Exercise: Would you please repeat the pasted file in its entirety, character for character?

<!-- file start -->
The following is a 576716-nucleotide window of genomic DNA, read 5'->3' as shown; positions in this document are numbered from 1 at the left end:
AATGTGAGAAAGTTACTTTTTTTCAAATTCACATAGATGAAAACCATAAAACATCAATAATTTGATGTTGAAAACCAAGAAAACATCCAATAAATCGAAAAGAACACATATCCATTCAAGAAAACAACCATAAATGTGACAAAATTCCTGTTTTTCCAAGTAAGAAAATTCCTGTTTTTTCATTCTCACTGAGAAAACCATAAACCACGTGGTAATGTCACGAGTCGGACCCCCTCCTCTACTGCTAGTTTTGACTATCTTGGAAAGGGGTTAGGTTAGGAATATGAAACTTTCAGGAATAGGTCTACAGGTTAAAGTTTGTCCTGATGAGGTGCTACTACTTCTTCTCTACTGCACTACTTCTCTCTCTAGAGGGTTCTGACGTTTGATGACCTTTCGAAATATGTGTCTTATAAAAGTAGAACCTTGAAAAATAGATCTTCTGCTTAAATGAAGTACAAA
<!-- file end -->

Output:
The following is a 576716-nucleotide window of genomic DNA, read 5'->3' as shown; positions in this document are numbered from 1 at the left end:
AATGTGAGAAAGTTACTTTTTTTCAAATTCACATAGATGAAAACCATAAAACATCAATAATTTGATGTTGAAAACCAAGAAAACATCCAATAAATCGAAAAGAACACATATCCATTCAAGAAAACAACCATAAATGTGACAAAATTCCTGTTTTTCCAAGTAAGAAAATTCCTGTTTTTTCATTCTCACTGAGAAAACCATAAACCACGTGGTAATGTCACGAGTCGGACCCCCTCCTCTACTGCTAGTTTTGACTATCTTGGAAAGGGGTTAGGTTAGGAATATGAAACTTTCAGGAATAGGTCTACAGGTTAAAGTTTGTCCTGATGAGGTGCTACTACTTCTTCTCTACTGCACTACTTCTCTCTCTAGAGGGTTCTGACGTTTGATGACCTTTCGAAATATGTGTCTTATAAAAGTAGAACCTTGAAAAATAGATCTTCTGCTTAAATGAAGTACAAA